The managerial function of staffing is defined as filing, and keeping filled, positions in the organization structure. This includes identifying work force requirements, inventorying the people available, and recruiting, selecting, placing, promoting, appraising, planning the careers of, compensating, and training or otherwise developing both candidates and current jobholders to accomplish their tasks effectively and efficiently.
It is clear that staffing must be closely linked to organizing, that is, to the setting up of intentional structure of roles and positions. Many experts on management theory discuss staffing as a phase of organizing. Staffing is identified as a separate managerial function for several reasons.
First, the staffing of organizational roles includes knowledge and approaches not usually recognized by practicing managers who often think of organizing as just setting up a structure of roles and give little attention to filling these roles. Second, making staffing a separate function facilitates placing an even greater emphasis on the human element in selection, appraisal, career planning, and manager development. Third, an important body of knowledge and experience has been developed in the area of staffing. Fourth, managers often overlook the fact that staffing is their responsibility and not that of the personnel department.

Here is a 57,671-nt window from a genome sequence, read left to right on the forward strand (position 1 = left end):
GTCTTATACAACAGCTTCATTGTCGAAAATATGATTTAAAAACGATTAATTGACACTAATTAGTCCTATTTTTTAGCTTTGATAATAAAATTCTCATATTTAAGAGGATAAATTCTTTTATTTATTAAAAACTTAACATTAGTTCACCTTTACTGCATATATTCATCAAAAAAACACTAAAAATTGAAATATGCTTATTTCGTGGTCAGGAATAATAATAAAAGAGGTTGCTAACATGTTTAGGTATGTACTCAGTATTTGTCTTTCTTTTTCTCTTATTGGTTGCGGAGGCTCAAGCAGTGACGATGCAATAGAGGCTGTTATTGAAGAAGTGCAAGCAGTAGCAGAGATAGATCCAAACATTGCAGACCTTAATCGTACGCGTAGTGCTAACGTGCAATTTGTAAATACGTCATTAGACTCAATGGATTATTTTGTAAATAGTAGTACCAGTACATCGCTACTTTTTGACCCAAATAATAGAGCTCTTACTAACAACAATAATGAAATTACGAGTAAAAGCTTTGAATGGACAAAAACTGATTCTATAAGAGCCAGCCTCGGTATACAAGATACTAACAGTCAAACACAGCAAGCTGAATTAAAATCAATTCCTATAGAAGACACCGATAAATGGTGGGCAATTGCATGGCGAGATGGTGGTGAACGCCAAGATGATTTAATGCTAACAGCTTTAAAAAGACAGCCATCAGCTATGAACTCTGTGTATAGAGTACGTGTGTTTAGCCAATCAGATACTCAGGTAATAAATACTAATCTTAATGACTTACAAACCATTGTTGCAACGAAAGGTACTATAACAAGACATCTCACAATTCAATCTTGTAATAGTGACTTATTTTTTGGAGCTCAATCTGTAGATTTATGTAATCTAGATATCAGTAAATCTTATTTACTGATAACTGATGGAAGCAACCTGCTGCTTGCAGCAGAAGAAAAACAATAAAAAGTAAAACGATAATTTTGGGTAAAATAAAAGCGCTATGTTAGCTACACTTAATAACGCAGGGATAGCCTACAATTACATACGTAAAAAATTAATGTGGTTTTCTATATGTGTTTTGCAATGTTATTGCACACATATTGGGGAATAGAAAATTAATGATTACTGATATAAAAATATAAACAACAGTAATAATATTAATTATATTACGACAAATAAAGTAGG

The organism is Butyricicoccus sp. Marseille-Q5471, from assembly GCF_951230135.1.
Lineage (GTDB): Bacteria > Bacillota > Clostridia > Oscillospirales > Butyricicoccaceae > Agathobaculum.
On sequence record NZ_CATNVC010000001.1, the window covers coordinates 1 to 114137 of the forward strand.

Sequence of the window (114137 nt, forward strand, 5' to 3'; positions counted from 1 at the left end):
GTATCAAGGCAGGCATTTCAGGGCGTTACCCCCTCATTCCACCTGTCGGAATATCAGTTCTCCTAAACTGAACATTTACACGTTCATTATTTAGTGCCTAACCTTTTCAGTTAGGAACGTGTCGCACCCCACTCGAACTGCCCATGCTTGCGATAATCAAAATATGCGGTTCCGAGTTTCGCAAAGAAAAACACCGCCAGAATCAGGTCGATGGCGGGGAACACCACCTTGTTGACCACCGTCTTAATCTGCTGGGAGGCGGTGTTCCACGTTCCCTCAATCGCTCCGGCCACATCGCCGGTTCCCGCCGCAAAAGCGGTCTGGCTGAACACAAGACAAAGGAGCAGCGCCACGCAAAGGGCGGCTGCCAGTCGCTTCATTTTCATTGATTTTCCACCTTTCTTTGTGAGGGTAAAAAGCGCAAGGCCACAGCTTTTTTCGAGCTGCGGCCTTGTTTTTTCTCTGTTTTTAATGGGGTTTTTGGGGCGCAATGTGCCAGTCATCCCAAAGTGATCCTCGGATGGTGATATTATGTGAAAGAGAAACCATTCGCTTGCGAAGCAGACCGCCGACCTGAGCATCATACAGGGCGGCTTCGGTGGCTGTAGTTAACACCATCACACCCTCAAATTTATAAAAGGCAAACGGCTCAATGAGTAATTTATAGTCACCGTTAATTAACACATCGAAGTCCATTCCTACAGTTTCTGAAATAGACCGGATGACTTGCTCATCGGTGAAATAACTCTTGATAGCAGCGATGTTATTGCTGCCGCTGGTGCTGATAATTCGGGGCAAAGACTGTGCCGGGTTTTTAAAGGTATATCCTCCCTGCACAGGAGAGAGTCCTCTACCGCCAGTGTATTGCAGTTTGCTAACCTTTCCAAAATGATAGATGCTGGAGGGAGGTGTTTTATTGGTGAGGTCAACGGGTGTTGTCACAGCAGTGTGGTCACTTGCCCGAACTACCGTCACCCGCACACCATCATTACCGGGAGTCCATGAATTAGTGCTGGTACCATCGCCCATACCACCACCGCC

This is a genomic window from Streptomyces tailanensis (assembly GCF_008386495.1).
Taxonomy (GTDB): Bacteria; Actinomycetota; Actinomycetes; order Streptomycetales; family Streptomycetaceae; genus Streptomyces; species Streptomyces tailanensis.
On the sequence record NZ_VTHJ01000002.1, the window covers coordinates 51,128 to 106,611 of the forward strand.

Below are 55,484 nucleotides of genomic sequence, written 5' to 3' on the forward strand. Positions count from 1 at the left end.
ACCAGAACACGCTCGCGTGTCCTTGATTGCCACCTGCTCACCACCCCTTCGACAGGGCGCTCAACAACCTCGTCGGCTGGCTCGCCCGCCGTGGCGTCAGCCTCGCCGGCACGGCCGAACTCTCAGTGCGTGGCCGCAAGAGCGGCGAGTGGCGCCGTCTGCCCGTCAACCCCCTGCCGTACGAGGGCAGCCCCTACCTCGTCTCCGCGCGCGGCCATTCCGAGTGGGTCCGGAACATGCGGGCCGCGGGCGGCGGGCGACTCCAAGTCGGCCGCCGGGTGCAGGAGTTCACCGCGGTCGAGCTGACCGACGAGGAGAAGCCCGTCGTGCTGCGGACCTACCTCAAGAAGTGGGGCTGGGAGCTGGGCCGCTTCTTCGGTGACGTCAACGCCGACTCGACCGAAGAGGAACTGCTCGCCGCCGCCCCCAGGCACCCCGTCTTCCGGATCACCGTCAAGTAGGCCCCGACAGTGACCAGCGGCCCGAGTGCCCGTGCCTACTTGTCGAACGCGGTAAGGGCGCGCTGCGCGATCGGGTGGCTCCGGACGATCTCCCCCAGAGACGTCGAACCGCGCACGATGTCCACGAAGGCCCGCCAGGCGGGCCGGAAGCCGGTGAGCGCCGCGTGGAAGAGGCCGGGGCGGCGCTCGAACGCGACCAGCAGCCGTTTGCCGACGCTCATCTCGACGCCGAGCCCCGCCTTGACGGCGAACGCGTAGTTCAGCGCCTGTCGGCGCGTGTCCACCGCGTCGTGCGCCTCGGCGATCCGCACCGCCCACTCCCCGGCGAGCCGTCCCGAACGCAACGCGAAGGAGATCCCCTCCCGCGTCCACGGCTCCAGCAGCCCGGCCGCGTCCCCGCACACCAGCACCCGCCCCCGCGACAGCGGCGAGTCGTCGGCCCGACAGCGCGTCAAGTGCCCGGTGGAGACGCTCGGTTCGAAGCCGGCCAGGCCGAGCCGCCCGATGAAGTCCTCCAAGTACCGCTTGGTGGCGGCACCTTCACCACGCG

To be sure, this department provides valuable assistance, but it is the job of managers to fill the position in their organization and keep them filled with qualified people.
Their main concern is profit maximization, innovation, risk taking, and similar activities. Yet another group of writers emphasizes decision making, especially the kinds of decisions that cannot be easily programmed. An additional view of the managerial job draws attention to leadership, with an emphasis on particular traits and managerial styles.
Closely related to this approach is the discussion about power and influence, that is, the leaderâ€™s control of the environment and subordinates. Other writers focus their attention on the behavior of leaders by examining the content of the managerâ€™s job. Finally, the
approach favored by Henry Mintzberg is based on observing the work activities of managers. He found through observations of five executives that their work was characterized by brevity, variety, and discontinuity and action orientation. He also found that executives favor oral communication and that they engage in many activities that link the enterprise with its environment.